"Why do people love music? That’s an age-old question," said Richard Russell, the associate director of the Mannes College the New School for Music Extension Division. "It speaks to something in the soul. People have a calling for it."
The extension division at Mannes, located on West 85th Street, is a continuing education program for adults looking to strum strings, play keys, blow horns and sing. Russell himself is a composer who has worked for the department since 1999. Throughout the years, he has seen New Yorkers from all backgrounds come through the doors of Mannes with the hope of learning a new instrument—the most popular classes they offer are acoustic guitar and jazz piano for beginners.
"This is not the best program in the world if you want to learn ‘Mozart wrote this and Beethoven wrote that,’" said Russell. "It’s about doing. We’re a very hands-on division."
The interactive group classes at Mannes have no more than 10 students per class, with some beginner courses even capping off at five. "Teachers will give you their home phone number," said Russell on the personal attention offered to each aspiring musician. Russell works personally with prospective students, eager to put them on the road to instrumental success. "People who fit in best are those who used to play, fell out and are looking to start up again," he said.
Igal Kesselman, director of the Lucy Moses School at the Kaufman Center on West 67th Street, finds the same is true in his music department. "We have people from all walks of life and all levels, but the majority are adults who used to play when they were kids," said Kesselman. "They think, ‘Now I have the time! Now I know it’s exciting!’" Lucy Moses is the largest community arts school in the city, with students ranging in age from 18 to 90. Despite the growing number of students—approximately 300 join the program each year—class and workshop sizes rarely exceed 12.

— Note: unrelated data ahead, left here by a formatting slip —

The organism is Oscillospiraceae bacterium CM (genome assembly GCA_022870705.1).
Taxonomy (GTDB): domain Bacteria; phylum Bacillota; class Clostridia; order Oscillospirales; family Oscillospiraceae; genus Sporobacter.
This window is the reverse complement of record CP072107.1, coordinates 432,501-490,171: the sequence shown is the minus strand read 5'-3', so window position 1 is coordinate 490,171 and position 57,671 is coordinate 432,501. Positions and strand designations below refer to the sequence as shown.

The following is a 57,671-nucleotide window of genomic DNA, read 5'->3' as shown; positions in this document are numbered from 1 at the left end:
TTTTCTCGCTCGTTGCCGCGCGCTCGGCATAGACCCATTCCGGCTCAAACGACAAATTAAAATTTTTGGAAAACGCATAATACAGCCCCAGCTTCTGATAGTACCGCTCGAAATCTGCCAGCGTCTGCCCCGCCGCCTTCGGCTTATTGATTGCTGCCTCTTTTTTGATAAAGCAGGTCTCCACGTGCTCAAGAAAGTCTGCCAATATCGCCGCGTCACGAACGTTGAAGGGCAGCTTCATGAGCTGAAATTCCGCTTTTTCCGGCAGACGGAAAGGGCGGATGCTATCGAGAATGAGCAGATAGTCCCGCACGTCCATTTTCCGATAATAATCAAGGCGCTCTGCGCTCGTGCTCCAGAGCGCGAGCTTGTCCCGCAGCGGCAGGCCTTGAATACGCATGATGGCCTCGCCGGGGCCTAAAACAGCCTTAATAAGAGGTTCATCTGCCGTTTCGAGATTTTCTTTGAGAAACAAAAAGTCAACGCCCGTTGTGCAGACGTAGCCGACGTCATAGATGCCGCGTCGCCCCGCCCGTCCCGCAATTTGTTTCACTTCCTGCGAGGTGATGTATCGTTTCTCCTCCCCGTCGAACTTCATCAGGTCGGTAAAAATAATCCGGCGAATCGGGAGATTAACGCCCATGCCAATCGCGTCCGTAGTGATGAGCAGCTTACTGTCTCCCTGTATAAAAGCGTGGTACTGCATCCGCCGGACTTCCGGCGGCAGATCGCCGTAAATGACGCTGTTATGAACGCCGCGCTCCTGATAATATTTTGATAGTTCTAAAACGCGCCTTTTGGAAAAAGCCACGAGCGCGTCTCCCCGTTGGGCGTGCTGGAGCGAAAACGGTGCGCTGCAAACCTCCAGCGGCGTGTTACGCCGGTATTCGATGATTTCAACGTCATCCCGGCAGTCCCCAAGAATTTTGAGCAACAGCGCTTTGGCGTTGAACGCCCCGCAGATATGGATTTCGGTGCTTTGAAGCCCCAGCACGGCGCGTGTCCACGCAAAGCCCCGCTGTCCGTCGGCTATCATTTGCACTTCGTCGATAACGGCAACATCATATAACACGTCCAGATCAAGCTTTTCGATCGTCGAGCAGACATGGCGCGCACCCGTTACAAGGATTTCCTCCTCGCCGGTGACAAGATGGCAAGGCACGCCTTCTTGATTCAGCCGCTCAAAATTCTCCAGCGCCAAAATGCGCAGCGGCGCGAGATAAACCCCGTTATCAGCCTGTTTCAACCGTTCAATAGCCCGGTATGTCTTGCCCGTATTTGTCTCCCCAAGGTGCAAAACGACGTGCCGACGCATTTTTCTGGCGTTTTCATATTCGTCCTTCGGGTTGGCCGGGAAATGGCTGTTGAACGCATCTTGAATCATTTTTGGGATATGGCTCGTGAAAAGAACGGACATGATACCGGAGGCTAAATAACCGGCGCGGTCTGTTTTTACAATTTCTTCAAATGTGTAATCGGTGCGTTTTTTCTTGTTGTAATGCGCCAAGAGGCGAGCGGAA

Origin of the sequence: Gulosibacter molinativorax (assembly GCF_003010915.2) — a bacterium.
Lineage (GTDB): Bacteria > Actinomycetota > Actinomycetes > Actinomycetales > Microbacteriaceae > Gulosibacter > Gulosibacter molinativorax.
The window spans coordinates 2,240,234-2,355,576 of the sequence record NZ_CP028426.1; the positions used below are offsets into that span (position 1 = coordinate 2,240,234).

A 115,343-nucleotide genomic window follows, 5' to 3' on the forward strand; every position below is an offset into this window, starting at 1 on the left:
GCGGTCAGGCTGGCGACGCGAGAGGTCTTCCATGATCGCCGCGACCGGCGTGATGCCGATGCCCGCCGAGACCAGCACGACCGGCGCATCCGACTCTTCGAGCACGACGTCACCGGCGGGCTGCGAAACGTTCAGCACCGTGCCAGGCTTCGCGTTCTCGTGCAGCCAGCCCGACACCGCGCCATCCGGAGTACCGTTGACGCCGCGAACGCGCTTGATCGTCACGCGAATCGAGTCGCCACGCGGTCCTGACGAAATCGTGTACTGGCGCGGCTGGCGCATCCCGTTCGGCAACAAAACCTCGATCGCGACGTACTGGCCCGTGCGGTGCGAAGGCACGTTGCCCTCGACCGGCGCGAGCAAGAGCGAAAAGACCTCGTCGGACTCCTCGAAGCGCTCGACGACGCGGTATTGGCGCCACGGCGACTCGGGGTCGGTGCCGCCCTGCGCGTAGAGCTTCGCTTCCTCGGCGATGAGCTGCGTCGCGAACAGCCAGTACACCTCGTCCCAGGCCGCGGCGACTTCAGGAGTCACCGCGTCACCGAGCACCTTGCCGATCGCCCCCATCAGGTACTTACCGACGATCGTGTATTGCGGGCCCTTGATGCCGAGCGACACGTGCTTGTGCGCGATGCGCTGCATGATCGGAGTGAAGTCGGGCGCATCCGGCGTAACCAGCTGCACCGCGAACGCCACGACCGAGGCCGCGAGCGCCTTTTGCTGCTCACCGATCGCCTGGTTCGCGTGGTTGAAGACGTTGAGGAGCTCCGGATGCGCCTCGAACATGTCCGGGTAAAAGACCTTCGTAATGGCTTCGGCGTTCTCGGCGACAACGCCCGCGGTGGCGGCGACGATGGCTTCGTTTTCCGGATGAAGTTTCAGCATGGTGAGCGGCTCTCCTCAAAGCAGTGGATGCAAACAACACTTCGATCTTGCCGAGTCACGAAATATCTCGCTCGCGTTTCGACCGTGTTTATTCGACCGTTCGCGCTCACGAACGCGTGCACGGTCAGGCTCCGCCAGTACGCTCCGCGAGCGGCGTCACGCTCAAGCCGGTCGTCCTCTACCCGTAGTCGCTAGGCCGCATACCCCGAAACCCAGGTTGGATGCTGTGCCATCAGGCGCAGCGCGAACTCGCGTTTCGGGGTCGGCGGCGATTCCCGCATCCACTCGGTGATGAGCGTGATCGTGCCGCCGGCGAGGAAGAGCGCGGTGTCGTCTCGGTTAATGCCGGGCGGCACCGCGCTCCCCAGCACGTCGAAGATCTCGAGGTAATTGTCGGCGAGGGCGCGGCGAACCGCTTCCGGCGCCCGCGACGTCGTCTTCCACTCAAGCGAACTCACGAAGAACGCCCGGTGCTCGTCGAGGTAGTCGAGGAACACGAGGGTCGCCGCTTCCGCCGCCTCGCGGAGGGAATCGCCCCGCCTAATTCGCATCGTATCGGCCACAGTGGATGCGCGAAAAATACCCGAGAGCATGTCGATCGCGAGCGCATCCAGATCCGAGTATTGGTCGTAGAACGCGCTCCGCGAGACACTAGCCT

While guitar and piano classes are the biggest hits at these institutions, each offers one-on-one instruction for other instruments as well. Once students grasp the basics, they can move up to ensemble classes like Mannes’ flute ensemble, where 60 people play collectively. The schools make sure that, once in a larger setting, students are placed with others on the same level. "We don’t want anybody to be frustrated," said Russell. "We do our best to accommodate everyone’s needs."
The most exciting time for the schools is performance season, when students can showcase their talents. "We have great resources for performing opportunities," Kesselman said of the Lucy Moses recital halls. Each semester is wrapped up with a much-anticipated concert on campus.
For those whose work schedules and other time constraints make signing up for a semester a difficult commitment, schools like Encore School of Music and Turtle Bay Music School can offer similar instruction and chances to perform for an audience.
Located on East 52nd Street, Turtle Bay offers five-week introductory courses in the instrument of your choice, along with monthly performance nights. Encore has locations in Brooklyn and Queens as well as the Upper East Side and offers lessons in saxophone, bass, clarinet and others. Students looking to brush up on old skills or take their talent to a new level can choose the style of their instruction—from blues guitar to rock ‘n’ roll drums.
"It’s about people dipping their toes in the water, stepping out of their comfort zone," said Russell. "It’s the joy of playing music and challenge of trying something new that keeps the programs running each year."
Manhattan music classes:
Turtle Bay Music School 244 E. 52nd St., 212-753-8811; 5-week introductory course, $245. Begins October.
Mannes College the New School for Music Extension Division 150 W. 85th St., 212-580-0210; 15-week semester, $450.
Lucy Moses School at Kaufman Center 129 E. 67th St., 212-501-3300; 12-week semester, $335.
Encore School of Music 315 Madison Ave., 800-417-4620; Prices vary by location.